With BETC, read four short pieces by playwrights from Colorado, as well as four short lectures from the scientists who inspired their work. The free Science Shorts will be streamed online from January 21st. On January 24th at 4 p.m. the scientists and playwrights will discuss the work. Register here for free programming.

The Iranian nuclear treaty in a rapidly changing Middle East
Thursday, January 21, 5:30 p.m.
What impact did the US abandonment of the Iranian nuclear deal (JCPOA) have? Find out more during this virtual program run by the Colorado Chapter of the National Iranian American Council in partnership with the University of Denver’s Center for Middle East Studies. Sign in here.

Dr. Justina Ford’s 150th birthday
Friday, January 22nd, 12pm to 2pm
The Black American West Museum celebrates Dr. Justina Ford on the state with a two-hour homage to the official Dr. Justina Ford Day. The program includes interviews with some of her remaining patients, as well as a reenactment of Ford’s only known interview and the first public presentation of her handwritten letter to the Colorado Medical Society documenting the delivery of 7,000 babies in her fifty-year career. See it on Denver Community Media on Comcast Channel 56, 57, 881 HD; You can find out more about the museum here.

Teen Anti-Hero Short Film Festival
Friday, January 22nd, 6 p.m. to 8 p.m.
MCA Denver requested high school filmmakers to make and submit microfilms no longer than five minutes for the Teen Anti-Hero Short Film Festival. The voices of marginalized women, BIPOC and LGBTQIA “antiheroes” were highlighted through creative storytelling. A committee made up of teenagers, staff and community members evaluated the entries for a virtual screening. The selected filmmakers, each receiving a $ 50 grant for their problems, will be in attendance to discuss their winning work. The program for all ages is free for everyone. Register with Eventbrite in advance.

Virtual civil Saturday
Saturday, January 23, 9:30 a.m. to 11:00 p.m.
Anythink will host its fourth Citizen Saturday and bring the community together through civic engagement and tradition. The theme of this round is “Facing Conflict”, which will be explored through readings, poetry, music and discussions. The actors include the memories and the poet Franklin Cruz. Materials will be made available to participating families to encourage young children to take part in the discussions. Find out more here.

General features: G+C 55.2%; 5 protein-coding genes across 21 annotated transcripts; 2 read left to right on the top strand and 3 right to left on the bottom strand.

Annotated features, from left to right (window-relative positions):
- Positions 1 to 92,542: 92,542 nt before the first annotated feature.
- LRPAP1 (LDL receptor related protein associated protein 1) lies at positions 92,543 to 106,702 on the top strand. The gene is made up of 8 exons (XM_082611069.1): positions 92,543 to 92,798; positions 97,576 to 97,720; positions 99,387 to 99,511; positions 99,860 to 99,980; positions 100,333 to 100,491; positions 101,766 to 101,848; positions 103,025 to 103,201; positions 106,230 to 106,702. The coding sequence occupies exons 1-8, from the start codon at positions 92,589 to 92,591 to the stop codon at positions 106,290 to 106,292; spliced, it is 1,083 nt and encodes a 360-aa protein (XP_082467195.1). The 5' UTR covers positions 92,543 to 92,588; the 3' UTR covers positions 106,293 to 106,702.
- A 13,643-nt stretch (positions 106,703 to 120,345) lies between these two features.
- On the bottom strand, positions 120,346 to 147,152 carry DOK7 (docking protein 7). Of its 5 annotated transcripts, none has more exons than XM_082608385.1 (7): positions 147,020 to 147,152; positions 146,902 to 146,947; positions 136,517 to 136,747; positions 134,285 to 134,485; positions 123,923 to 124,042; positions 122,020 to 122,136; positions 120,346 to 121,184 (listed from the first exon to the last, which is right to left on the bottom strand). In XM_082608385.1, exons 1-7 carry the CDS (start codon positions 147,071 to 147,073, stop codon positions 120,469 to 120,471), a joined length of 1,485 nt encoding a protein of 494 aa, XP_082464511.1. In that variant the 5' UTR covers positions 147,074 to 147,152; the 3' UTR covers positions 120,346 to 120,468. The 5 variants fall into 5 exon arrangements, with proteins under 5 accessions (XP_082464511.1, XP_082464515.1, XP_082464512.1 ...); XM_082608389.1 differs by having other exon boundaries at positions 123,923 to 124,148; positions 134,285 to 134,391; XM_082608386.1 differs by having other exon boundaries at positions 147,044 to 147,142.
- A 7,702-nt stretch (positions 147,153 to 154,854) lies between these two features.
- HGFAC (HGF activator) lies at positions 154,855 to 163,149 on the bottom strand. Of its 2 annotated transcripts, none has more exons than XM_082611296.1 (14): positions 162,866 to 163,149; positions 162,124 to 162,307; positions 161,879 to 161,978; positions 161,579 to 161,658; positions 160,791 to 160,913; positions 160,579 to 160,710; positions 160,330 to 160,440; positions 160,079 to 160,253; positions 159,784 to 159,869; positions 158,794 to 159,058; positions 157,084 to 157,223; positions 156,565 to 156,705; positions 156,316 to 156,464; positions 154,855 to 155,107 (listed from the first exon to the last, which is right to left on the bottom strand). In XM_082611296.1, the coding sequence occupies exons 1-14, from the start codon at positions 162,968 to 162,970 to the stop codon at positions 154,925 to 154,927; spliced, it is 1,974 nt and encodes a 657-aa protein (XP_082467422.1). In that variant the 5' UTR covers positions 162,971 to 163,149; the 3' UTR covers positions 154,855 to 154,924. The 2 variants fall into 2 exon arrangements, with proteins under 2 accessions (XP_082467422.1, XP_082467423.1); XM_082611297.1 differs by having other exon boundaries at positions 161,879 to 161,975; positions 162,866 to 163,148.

Who is Jane Doe?
Saturday, January 23rd, 12:30 p.m.
If all those months you’ve lived on social media or acted on back-to-back TV series have resulted in one dire case of short attention span, “Who is Jane Doe?” is made for you. The curiously titled event will be hosted by local flash fiction master Nancy Stohlman, who will read along with Jesse Coley, Claire Polders, Sally Reno, Meg Tuite and Francine Witte and will range in length from five to about a thousand words. It’s free to watch; RSVP on Facebook for the zoom code.

And a bonus at all times:

In the Defense of Justice in Denver last weekend, a documentary about the protesters who were indicted after seeking justice for Ellijah McClain premiered last weekend. You can see it here now, along with a post-premiere Q&A panel with the filmmakers and protest leaders.

Do you know of a great free event in town? We’ll update this list later this week. Send information to [email protected]

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Patricia Calhoun co-founded Westword in 1977; She has been an editor since then. She regularly participates in the weekly CPT12 Colorado Inside Out roundtable, played a true journalist in John Sayles’ Silver City, once interviewed President Bill Clinton with flip-flops, and has won numerous national awards for her columns and feature writing.